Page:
On the crucial issue of China’s military offensive, Bhagwat claimed that the determined and brave response of the government, administration, defence forces and Indian people has “stunned China.”
The sarsanghchalak also stressed on developing closer ties with our neighbouring countries, Sri Lanka, Bangladesh, Myanmar (Brahmadesh), and Nepal, with whom we share "common values and ethical code."
He accepted that at times difference crop up but advised to set clear differences in opinion, resolve conflicts and settle old grouses. Clearly, the RSS wants its viewpoint to be reflected in diplomacy.
While this is easier said than done for a variety of reasons, the advice for countering China is what is certainly over-simplistic.
The Bhagwat formulation is well-intentioned: “Rising above China economically, strategically, in securing cooperative ties with our neighbours and at international relations is the only way to neutralise those demonic aspirations.”
One can visualise heads nodding as the faithful heard these words. But how can these wishes be converted into ground reality? The RSS has traditional been hamstrung by an inadequate understanding of global diplomacy and international economy and this is evident once again in the assertion.
Two sections in Bhagwat's speech, both on the internal situation on which the RSS has a well-developed viewpoint, merit special attention.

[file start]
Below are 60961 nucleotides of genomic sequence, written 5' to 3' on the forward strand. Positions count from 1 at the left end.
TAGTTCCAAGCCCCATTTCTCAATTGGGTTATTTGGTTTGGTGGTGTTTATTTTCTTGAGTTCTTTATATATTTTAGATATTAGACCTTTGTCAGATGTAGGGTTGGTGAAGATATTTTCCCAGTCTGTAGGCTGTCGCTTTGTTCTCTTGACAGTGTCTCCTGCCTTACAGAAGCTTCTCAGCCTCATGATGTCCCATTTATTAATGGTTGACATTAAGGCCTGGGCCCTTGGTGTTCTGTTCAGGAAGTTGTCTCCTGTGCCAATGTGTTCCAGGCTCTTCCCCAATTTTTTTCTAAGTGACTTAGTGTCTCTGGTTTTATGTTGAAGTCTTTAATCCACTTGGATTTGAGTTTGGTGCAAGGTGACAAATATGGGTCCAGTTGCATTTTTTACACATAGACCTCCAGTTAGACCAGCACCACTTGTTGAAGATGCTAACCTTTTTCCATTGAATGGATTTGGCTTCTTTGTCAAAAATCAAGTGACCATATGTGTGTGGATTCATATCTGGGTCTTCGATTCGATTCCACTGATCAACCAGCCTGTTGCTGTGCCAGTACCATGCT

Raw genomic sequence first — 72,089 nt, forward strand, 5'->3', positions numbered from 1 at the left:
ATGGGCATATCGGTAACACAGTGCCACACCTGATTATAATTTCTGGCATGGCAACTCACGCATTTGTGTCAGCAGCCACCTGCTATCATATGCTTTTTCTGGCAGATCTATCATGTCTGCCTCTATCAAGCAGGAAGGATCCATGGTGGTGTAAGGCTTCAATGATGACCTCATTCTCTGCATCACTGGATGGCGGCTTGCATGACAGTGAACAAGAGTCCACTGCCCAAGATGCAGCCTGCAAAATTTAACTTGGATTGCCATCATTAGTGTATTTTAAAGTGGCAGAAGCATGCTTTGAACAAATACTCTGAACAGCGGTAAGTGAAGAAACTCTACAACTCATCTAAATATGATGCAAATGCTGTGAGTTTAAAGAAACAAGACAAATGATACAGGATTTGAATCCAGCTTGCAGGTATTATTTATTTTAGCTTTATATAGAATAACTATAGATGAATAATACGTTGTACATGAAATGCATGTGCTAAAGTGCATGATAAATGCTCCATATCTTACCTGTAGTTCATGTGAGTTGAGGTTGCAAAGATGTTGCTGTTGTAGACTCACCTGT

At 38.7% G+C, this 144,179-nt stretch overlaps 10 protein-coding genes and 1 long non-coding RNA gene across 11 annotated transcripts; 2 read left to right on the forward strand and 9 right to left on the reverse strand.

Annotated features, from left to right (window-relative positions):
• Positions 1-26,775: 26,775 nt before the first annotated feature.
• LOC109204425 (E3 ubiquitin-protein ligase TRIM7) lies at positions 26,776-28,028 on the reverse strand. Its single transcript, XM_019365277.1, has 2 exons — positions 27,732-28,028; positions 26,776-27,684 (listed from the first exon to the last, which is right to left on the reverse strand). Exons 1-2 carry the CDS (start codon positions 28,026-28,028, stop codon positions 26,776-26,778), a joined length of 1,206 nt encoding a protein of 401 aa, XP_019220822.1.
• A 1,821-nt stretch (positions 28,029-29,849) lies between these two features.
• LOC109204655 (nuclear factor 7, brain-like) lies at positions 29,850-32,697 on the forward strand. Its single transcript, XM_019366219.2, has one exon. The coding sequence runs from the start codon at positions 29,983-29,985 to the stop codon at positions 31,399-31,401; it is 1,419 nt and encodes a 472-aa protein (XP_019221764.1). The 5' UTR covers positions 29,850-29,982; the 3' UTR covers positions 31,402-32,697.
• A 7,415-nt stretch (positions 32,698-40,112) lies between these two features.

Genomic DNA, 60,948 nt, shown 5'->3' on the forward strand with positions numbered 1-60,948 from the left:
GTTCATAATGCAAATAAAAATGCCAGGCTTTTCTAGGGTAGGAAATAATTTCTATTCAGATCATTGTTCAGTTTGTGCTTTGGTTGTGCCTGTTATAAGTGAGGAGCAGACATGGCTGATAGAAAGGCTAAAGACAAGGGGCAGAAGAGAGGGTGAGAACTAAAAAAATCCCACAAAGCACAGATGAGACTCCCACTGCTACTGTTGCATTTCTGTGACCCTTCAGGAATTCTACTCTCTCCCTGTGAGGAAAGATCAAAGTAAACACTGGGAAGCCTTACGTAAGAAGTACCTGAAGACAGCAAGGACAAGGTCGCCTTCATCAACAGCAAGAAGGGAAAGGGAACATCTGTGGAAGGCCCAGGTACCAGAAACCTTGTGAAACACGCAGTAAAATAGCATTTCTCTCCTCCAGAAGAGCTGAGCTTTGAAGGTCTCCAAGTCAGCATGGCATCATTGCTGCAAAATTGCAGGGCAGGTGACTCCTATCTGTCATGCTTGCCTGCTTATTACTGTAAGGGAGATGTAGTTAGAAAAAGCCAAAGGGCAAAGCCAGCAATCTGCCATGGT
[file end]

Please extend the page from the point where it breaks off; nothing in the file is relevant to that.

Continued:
One is the link between "external threats" to national safety and sovereignty and the "internal events" which according to the RSS chief "demand alertness". The long-articulated Sangh viewpoint that has been reiterated ad nauseam by the RSS, BJP and government since 2014 is that its opponents are also those who are weakening the nation.
Bhagwat drew on a watershed speech of Dr BR Ambedkar, of late appropriated by the Sangh Parivar. While citing "organised violence (Delhi riots) and causing social unrest in the name of (anti-CAA) protests," Bhagwat referred to Ambedkar's use of "grammar of anarchy" in his speech delivered on 25 November 1949.
This is a typical example of selective usage of past, utterances or events. Ambedkar had, in fact, sounded out three warnings in his celebrated closing speech and the call for abandoning the path of violence for safeguarding democracy was just the first.